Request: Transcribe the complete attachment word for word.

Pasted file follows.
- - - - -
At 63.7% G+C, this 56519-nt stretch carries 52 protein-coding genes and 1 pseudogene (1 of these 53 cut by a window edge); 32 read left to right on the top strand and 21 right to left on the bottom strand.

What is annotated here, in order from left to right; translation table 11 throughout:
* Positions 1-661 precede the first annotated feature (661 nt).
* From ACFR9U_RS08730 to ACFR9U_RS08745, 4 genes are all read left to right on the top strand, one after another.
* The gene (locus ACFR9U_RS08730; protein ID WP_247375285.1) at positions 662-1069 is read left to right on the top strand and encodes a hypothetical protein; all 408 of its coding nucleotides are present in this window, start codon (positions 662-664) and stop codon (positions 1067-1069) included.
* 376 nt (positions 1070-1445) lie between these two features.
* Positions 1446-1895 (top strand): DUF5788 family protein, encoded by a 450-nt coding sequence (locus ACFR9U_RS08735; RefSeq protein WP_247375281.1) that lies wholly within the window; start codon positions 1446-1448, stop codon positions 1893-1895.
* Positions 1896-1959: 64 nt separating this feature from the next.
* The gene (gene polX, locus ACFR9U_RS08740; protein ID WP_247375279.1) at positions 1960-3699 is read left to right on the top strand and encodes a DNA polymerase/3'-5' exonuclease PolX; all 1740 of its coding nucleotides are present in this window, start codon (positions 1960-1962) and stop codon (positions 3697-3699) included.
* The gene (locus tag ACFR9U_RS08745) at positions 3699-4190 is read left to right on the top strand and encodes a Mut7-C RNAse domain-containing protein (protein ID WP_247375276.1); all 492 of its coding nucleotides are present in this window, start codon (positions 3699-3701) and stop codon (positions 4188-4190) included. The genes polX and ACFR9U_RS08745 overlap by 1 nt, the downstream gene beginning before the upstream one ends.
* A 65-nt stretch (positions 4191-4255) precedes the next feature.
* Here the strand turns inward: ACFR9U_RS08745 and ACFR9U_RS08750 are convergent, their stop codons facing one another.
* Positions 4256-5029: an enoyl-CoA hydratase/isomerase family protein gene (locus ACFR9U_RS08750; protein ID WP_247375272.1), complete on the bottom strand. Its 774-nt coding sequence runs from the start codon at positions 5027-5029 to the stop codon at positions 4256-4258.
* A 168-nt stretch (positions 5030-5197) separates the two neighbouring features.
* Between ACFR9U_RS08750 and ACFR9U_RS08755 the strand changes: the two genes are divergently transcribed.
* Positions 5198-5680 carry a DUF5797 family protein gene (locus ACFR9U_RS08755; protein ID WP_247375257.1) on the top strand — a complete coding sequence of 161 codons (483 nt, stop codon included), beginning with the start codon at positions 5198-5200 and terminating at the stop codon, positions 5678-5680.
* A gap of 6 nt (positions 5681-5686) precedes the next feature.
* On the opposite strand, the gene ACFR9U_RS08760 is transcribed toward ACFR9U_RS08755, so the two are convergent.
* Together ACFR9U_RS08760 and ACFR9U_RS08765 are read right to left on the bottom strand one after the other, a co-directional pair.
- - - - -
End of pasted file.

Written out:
At 63.7% G+C, this 56519-nt stretch carries 52 protein-coding genes and 1 pseudogene (1 of these 53 cut by a window edge); 32 read left to right on the top strand and 21 right to left on the bottom strand.

What is annotated here, in order from left to right; translation table 11 throughout:
* Positions 1-661 precede the first annotated feature (661 nt).
* From ACFR9U_RS08730 to ACFR9U_RS08745, 4 genes are all read left to right on the top strand, one after another.
* The gene (locus ACFR9U_RS08730; protein ID WP_247375285.1) at positions 662-1069 is read left to right on the top strand and encodes a hypothetical protein; all 408 of its coding nucleotides are present in this window, start codon (positions 662-664) and stop codon (positions 1067-1069) included.
* 376 nt (positions 1070-1445) lie between these two features.
* Positions 1446-1895 (top strand): DUF5788 family protein, encoded by a 450-nt coding sequence (locus ACFR9U_RS08735; RefSeq protein WP_247375281.1) that lies wholly within the window; start codon positions 1446-1448, stop codon positions 1893-1895.
* Positions 1896-1959: 64 nt separating this feature from the next.
* The gene (gene polX, locus ACFR9U_RS08740; protein ID WP_247375279.1) at positions 1960-3699 is read left to right on the top strand and encodes a DNA polymerase/3'-5' exonuclease PolX; all 1740 of its coding nucleotides are present in this window, start codon (positions 1960-1962) and stop codon (positions 3697-3699) included.
* The gene (locus tag ACFR9U_RS08745) at positions 3699-4190 is read left to right on the top strand and encodes a Mut7-C RNAse domain-containing protein (protein ID WP_247375276.1); all 492 of its coding nucleotides are present in this window, start codon (positions 3699-3701) and stop codon (positions 4188-4190) included. The genes polX and ACFR9U_RS08745 overlap by 1 nt, the downstream gene beginning before the upstream one ends.
* A 65-nt stretch (positions 4191-4255) precedes the next feature.
* Here the strand turns inward: ACFR9U_RS08745 and ACFR9U_RS08750 are convergent, their stop codons facing one another.
* Positions 4256-5029: an enoyl-CoA hydratase/isomerase family protein gene (locus ACFR9U_RS08750; protein ID WP_247375272.1), complete on the bottom strand. Its 774-nt coding sequence runs from the start codon at positions 5027-5029 to the stop codon at positions 4256-4258.
* A 168-nt stretch (positions 5030-5197) separates the two neighbouring features.
* Between ACFR9U_RS08750 and ACFR9U_RS08755 the strand changes: the two genes are divergently transcribed.
* Positions 5198-5680 carry a DUF5797 family protein gene (locus ACFR9U_RS08755; protein ID WP_247375257.1) on the top strand — a complete coding sequence of 161 codons (483 nt, stop codon included), beginning with the start codon at positions 5198-5200 and terminating at the stop codon, positions 5678-5680.
* A gap of 6 nt (positions 5681-5686) precedes the next feature.
* On the opposite strand, the gene ACFR9U_RS08760 is transcribed toward ACFR9U_RS08755, so the two are convergent.
* Together ACFR9U_RS08760 and ACFR9U_RS08765 are read right to left on the bottom strand one after the other, a co-directional pair.